Manipur Mass Burial: Can the Govt Ensure the Dead Get Their Rightful Dignity?

The present political imbroglio requires the Kukis to constantly prove their indigenous origin.

4 min read
Hindi Female

If one has learned anything at all from the ongoing political turmoil in Manipur, it is the political relevance imbued on dead bodies in zones of conflict – for individuals, communities, and the state.

After eight months of the Manipur violence, 60 estranged bodies lying in two mortuaries in Imphal were finally reunited with their families. They were airlifted to the Kuki-Zo-dominated hill districts of Kangpokpi and Churachandpur on 14 December.

The present political imbroglio requires the Kukis to constantly prove their indigenous origin.

This was made possible due to the joint efforts made by the IGAR South, and 22 Assam Rifles after the Supreme Court directed the state government to arrange for dignified burials.

The decision for the relocation of the mortal remains of their kin was welcomed by the victims’ families who had almost given up the hope of retrieving them.

A Much-Needed Closure for the Grieving Families

With the Meitei-dominated areas of the Imphal valley turning into a no-go zone for Kuki-Zo tribals and vice versa, families on either side of the divide had not been able to collect the remains of their kin for long.

On 15 December, a mass burial ceremony marked by a day of mourning, a gun salute by village volunteers, and a total shutdown of all business activities were observed as a mark of respect to the deceased in Kangpokpi district.

The list of bodies that were solemnly buried with honour in Phaijang Village of Kangpokpi district includes the bodies of two young women who were brutally lynched by alleged Meitei mobs on 4 May in Imphal.

One's mother had told The Quint on 25 October that she could not come to terms with her daughter’s death because she had not seen her body.

With the 'dead bodies’ reuniting with their kin, they are now understood as 'actual persons with identities and families’, accepted, honoured, and buried by the Kuki-Zo community as 'martyrs’.

The grieving families could finally attain some sort of closure though healing would require both time and justice.

Similarly, in Churachandpur district, 87 Kuki-Zo victims of ethnic violence that include the 41 that were airlifted and a one-month-old baby, were laid to rest in a dignified burial ceremony at Sehken village on 20 December.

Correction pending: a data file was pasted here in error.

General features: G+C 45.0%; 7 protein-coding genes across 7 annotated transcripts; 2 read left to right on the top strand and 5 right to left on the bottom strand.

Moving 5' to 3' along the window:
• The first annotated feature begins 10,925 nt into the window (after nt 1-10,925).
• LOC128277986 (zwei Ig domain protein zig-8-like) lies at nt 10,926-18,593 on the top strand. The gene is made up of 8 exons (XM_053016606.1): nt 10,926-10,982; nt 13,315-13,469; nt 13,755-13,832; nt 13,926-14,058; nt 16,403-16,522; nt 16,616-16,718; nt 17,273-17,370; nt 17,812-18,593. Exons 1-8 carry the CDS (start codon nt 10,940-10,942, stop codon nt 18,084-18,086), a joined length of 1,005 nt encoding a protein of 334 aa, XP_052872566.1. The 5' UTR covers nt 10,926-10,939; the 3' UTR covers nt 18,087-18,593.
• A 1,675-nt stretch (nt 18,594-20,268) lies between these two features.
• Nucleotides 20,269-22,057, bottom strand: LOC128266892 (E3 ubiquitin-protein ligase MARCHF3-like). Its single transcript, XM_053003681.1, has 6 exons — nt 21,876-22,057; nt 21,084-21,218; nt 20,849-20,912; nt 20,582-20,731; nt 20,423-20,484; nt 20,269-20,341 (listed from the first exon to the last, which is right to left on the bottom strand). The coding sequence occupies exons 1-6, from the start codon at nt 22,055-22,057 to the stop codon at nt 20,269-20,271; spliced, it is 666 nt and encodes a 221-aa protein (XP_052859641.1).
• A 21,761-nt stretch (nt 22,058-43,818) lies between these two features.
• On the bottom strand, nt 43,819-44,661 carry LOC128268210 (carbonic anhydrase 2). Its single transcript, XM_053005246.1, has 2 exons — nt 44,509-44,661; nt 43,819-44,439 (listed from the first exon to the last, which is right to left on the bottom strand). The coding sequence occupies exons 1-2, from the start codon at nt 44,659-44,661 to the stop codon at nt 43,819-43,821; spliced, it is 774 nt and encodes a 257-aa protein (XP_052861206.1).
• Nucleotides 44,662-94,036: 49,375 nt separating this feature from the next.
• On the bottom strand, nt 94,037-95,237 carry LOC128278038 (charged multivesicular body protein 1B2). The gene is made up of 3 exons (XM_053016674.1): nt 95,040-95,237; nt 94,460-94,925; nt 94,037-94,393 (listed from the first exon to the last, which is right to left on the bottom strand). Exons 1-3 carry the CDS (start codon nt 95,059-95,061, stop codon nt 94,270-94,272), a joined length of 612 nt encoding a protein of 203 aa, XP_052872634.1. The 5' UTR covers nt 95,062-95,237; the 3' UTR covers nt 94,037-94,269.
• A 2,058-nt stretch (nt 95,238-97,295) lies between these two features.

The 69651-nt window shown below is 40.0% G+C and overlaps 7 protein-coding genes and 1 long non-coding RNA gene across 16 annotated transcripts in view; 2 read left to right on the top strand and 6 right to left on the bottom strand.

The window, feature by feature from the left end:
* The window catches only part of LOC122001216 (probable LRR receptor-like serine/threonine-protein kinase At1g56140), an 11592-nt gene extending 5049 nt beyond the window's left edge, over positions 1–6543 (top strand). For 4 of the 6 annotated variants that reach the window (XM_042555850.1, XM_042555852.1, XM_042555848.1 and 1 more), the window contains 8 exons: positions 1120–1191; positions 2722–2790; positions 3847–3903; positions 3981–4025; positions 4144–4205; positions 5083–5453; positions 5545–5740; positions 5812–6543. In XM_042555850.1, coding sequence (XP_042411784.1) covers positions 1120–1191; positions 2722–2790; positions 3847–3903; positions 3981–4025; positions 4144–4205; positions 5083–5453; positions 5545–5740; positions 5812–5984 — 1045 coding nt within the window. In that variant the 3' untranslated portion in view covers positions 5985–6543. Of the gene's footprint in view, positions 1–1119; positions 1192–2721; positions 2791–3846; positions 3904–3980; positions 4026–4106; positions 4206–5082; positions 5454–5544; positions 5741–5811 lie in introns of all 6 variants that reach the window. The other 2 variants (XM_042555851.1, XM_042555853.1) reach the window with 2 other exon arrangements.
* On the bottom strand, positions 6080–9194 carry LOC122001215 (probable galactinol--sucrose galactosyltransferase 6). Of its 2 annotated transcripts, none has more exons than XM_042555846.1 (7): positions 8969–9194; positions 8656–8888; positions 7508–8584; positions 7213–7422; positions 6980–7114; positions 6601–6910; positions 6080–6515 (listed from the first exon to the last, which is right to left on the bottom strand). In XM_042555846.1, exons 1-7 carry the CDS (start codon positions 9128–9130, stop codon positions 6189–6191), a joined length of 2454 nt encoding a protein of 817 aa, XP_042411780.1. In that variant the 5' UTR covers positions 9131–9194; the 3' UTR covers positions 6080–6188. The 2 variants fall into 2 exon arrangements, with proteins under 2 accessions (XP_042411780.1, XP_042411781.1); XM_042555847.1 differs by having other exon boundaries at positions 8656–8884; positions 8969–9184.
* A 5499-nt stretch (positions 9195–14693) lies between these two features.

Mourning and sadness engulfed the air, only to be disrupted by performative gunshots by village volunteers as a mark of respect to the deceased. The heart-wrenching video of a mother weeping inconsolably over her son’s coffin, and bringing a parting gift of a pair of slippers, a tracksuit, and a biscuit had become viral the same day.


Laying the Dead To Rest 'Where They Belonged’

The Kuki-Zo communities have always followed specific religious and cultural prescriptions for the societal management of the deceased bodies to ensure their safe passageways to the 'afterlife’ or the ‘abode of the dead’ – the geopolitical location of the burial site being one of them.

The present political imbroglio requires the Kukis to constantly prove their indigenous origin.

Albert Vaiphei’s father died of a stroke while they were fleeing from an enraged mob on 4 May. He carried his father’s dead body 17 kilometres uphill, and spent a night in a jungle, in order to return to his ancestral village ie, Salam Patong that was already ravaged and there he buried his father complying with the religious and customary directives.

He laid him to rest in his own village as that is 'where he belongs,’ and not in the jungle or in another village’s cemetery.

Each of these lifeless bodies had stories to tell, about their own lives and the atrocities they faced which went with them. A mass burial is necessitated when a dead body cannot be meaningful in itself. It becomes meaningful only through culturally established relations to death.

They also remind the 'living’ to be united and steadfast in their quest for freedom from an oppressive administration.


False Claims Made of Ethnic Minorities As 'Infiltrators’

Many of those buried were killed in the initial days of the conflict, in and around Imphal Valley by radicalised mobs, suggesting that the timely intervention of the authorities could have not only saved lives but also prevented the scale and escalation of the violence.

Secondly, all 60 bodies of the Kuki-Zo community that were delivered by the Assam Rifles were identified and their details inscribed on coffins.

None of them turned out to be 'infiltrators' as was alleged and did not pose any threat to national security.

As ethnic minorities in Manipur, the present political imbroglio require them to constantly prove their indigenous origin, citing their participation in the Indian National Army in the 1940s and in the Kuki Uprising against the colonial Britishers in 1917-1919.

As much as the efforts made by the Indian government at facilitating a decent burial is appreciated, it is equally important that they undergo a ‘social image’ restoration.

Article 21 of the Constitution should also be imbibed that allows a decent obituary that publicly acknowledges them as legitimate Indian citizens. As Brahma Prakash, a JNU professor, had said: "The right to have dignity in death is perhaps one of the last virtues of humanity. It is the last act of caring."

(Hoineilhing Sitlhou is an Assistant Professor at the Department of Sociology, University of Hyderabad. This is an opinion piece and the views expressed are the author's own. The Quint neither endorses nor is responsible for them.)

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